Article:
Welcome order for vulnerable witnesses

Welcome order for vulnerable witnesses

The Supreme Court's directive that special deposition centres should be set up for vulnerable witnesses in each high court's jurisdiction is a welcome initiative intended to create a safe, enabling and protective environment for them during trials and court hearings. The court wants at least two such centres to be set up within three months in every state. It has stipulated the number and even given a deadline probably because some similar initiatives were not seriously followed up in the past. At present, the facility is intended for children who are rape survivors or victims of sex abuse. The atmosphere in the court is usually intimidating for a child. The procedures and the manner of questioning often sap or damage a child's ability to speak and the culprit sometimes gets away. Victims are often ill-treated. The experience, which is traumatic, badly impacts the child's mind also and becomes secondary victimisation.    

 There are four such deposition centres in Delhi, and the court decided that there should be more of them in all states. It also commended the Delhi high court's guidelines on the matter, which follow international norms and provisions in laws relating to protection of children from sexual offences. The law prescribes that officers who record children's statements should not be in uniform and the children should not be exposed to the accused. The guidelines demand that the atmosphere should be friendly and state that "each witness is unique" and should therefore be handled accordingly. They describe the processes by which the witness is to be assessed for competence and age, given support persons and comfort objects and insist that questions be framed clearly, without shaming the witness. The Supreme Court has endorsed these guidelines, which are sensitive to the child's needs and state of mind without compromising the demands of justice.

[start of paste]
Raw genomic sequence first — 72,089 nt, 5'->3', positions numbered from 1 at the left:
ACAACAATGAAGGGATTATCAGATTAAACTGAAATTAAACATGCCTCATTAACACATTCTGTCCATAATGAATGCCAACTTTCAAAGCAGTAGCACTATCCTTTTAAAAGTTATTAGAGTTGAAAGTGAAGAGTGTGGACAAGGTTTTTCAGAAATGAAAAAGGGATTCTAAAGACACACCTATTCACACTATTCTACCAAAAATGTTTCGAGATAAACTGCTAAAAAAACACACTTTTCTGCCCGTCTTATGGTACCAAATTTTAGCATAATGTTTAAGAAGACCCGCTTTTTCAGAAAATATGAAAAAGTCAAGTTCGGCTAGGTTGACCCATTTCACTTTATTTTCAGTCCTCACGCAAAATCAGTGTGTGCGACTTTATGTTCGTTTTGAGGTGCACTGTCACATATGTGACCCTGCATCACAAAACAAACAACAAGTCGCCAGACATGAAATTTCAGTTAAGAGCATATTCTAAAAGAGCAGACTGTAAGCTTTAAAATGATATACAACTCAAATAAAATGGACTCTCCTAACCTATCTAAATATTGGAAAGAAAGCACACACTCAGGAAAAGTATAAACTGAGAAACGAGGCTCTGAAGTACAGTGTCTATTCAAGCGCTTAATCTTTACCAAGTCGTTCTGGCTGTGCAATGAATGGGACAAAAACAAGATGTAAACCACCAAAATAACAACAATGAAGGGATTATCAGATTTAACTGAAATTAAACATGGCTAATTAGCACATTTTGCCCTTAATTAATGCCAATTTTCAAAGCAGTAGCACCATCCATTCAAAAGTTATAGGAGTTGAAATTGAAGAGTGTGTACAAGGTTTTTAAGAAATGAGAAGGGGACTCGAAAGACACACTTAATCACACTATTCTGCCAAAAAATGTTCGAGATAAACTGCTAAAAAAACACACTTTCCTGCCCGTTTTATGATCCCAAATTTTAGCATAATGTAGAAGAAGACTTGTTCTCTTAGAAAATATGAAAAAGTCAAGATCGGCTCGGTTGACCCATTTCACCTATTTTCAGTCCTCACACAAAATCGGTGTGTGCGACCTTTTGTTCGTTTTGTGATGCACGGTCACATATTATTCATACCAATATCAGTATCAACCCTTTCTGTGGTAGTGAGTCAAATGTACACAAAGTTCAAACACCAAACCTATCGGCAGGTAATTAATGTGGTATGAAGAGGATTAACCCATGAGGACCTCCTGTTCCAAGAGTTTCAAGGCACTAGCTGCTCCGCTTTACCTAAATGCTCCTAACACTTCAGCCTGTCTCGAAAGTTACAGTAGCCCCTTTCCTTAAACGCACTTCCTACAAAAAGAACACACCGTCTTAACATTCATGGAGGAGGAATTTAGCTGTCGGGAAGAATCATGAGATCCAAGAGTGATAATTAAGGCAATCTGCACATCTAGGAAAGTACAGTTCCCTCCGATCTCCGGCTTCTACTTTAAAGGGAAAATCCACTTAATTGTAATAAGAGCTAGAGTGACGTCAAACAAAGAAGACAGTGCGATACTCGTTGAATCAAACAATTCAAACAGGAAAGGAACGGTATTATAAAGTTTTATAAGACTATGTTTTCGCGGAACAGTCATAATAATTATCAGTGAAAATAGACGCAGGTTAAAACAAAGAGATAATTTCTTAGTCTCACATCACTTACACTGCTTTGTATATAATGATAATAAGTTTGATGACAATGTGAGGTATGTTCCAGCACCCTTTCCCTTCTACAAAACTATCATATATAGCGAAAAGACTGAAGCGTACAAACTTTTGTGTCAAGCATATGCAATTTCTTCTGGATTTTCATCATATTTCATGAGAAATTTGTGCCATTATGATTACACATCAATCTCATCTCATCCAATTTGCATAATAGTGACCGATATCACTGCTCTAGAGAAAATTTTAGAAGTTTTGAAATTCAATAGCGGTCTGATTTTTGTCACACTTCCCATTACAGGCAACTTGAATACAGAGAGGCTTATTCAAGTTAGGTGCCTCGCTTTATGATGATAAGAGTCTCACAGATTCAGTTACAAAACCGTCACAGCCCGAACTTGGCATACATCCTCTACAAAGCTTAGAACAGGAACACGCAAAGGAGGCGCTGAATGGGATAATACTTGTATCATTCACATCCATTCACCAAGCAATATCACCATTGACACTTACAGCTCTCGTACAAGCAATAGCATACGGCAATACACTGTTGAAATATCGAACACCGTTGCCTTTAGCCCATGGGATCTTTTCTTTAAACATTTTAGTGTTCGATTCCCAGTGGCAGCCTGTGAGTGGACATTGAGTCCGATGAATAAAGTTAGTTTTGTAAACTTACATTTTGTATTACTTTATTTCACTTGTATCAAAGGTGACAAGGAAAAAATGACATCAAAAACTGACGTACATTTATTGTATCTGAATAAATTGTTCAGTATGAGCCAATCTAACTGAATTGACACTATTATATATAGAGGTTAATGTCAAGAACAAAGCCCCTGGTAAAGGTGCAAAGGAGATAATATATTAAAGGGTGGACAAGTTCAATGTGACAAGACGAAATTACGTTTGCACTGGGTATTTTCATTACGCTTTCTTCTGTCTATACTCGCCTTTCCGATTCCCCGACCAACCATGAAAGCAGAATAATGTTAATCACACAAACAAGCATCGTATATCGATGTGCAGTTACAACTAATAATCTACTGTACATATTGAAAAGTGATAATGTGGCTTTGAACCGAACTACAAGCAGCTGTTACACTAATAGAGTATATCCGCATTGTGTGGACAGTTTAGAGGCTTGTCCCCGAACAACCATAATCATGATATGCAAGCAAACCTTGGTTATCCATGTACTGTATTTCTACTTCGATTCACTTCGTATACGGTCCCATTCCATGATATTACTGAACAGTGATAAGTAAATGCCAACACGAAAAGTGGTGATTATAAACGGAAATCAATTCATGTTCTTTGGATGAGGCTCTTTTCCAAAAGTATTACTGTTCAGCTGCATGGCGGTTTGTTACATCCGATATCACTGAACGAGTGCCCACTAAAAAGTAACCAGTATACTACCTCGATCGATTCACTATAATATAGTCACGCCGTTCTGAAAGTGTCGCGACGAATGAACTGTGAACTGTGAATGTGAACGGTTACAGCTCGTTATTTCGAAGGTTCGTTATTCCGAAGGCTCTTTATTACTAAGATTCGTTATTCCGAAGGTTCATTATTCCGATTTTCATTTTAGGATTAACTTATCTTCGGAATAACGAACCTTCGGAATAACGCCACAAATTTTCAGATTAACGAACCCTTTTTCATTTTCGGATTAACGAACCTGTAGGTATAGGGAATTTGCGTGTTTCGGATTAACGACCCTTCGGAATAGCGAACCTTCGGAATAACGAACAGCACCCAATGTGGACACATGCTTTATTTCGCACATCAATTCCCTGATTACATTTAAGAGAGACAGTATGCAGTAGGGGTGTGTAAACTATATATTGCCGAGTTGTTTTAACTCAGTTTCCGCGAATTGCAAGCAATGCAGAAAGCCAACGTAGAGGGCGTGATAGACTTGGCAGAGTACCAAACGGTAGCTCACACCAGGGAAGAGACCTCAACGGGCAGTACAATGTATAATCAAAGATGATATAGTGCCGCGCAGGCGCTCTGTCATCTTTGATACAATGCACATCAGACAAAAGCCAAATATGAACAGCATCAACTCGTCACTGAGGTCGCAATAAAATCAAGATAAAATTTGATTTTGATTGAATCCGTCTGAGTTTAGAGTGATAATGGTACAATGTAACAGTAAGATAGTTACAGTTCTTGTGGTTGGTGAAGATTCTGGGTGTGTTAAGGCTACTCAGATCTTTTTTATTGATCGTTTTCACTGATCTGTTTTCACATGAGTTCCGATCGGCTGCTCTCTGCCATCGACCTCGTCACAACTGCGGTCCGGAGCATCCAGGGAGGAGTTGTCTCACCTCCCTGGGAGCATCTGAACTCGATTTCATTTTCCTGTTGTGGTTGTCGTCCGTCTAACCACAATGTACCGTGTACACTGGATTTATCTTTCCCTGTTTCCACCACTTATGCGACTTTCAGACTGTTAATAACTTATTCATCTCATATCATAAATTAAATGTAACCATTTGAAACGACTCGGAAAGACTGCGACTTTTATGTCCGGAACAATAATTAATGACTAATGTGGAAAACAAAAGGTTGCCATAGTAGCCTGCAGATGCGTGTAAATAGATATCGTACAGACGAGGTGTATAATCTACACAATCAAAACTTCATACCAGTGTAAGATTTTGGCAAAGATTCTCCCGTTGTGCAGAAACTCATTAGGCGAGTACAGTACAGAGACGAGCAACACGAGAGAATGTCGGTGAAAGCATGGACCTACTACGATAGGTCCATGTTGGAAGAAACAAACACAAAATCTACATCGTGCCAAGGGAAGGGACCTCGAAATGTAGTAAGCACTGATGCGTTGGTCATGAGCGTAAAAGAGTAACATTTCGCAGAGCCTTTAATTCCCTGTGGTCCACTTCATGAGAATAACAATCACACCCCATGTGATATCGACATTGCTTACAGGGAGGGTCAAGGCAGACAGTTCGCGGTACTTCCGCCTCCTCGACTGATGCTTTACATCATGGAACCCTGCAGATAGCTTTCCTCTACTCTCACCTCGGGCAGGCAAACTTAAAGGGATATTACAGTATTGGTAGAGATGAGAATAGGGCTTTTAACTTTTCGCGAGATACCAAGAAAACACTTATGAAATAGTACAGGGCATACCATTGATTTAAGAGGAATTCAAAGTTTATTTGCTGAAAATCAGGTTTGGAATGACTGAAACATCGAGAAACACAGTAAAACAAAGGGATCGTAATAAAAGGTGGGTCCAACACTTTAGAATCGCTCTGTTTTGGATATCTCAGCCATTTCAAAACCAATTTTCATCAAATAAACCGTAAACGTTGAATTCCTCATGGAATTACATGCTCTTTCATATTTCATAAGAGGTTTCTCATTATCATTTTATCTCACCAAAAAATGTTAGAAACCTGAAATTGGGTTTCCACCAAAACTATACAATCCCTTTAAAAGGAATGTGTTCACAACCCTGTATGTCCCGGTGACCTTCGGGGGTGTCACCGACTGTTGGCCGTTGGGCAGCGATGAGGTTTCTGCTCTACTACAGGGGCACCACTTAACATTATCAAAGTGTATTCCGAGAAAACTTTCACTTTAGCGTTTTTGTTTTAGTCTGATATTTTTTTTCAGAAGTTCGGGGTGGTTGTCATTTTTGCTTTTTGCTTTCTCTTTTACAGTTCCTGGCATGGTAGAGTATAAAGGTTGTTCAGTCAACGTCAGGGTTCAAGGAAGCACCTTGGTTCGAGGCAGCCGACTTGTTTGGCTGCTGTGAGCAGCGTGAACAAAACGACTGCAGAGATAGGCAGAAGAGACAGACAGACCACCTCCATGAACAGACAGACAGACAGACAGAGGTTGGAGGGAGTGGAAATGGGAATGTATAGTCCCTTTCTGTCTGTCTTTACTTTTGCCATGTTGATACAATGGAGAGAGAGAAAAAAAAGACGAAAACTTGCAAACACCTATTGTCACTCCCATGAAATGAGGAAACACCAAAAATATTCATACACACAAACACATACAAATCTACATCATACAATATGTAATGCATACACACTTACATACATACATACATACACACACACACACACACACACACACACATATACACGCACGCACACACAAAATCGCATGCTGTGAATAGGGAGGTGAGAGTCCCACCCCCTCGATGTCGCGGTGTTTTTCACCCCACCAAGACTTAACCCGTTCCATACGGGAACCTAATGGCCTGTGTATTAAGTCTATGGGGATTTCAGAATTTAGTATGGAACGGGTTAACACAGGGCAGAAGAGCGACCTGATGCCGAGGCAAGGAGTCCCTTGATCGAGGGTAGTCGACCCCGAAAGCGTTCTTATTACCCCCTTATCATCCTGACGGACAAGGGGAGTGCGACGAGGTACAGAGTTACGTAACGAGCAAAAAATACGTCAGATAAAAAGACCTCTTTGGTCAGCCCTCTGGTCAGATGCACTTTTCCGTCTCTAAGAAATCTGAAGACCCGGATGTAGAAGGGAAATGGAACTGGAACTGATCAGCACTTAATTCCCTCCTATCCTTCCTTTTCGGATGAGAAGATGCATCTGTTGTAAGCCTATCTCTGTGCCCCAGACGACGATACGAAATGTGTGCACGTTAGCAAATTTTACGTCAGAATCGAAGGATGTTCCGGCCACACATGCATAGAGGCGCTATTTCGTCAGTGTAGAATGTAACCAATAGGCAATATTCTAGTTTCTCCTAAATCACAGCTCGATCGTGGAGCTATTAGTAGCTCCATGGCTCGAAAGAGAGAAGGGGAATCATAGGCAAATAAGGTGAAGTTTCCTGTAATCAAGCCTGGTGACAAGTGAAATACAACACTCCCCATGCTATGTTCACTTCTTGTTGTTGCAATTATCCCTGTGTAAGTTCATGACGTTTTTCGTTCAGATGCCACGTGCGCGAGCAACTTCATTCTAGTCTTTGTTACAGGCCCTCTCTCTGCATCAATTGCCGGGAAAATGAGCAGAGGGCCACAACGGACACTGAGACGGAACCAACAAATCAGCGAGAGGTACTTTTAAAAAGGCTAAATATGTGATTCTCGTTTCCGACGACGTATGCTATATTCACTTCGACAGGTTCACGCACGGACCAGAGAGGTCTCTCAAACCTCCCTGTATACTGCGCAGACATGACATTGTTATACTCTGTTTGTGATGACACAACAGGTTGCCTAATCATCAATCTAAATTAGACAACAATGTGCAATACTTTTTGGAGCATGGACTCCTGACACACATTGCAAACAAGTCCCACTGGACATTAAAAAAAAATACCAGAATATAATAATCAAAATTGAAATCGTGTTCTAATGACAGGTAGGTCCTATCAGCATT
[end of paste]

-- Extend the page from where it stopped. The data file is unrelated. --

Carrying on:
The court's directive was issued in a case in which it set aside the acquittal of a person who was accused of raping a speech and hearing-impaired girl. It asserts and seeks to protect the rights of children in special situations. Though only children are covered by the directive now, it can later be extended to cover other vulnerable witnesses, like differently-abled persons, women who are victims of sexual assaults, and whistle-blowers. The court has said that it wants special deposition centres to be set up in all districts in due course. That will help hundreds of witnesses who are now vulnerable to threats and other dangers. Judicial processes will also be further strengthened by clearer, better and more reliable depositions. This is a welcome directive and states and high courts must establish these deposition centres without delay.

 

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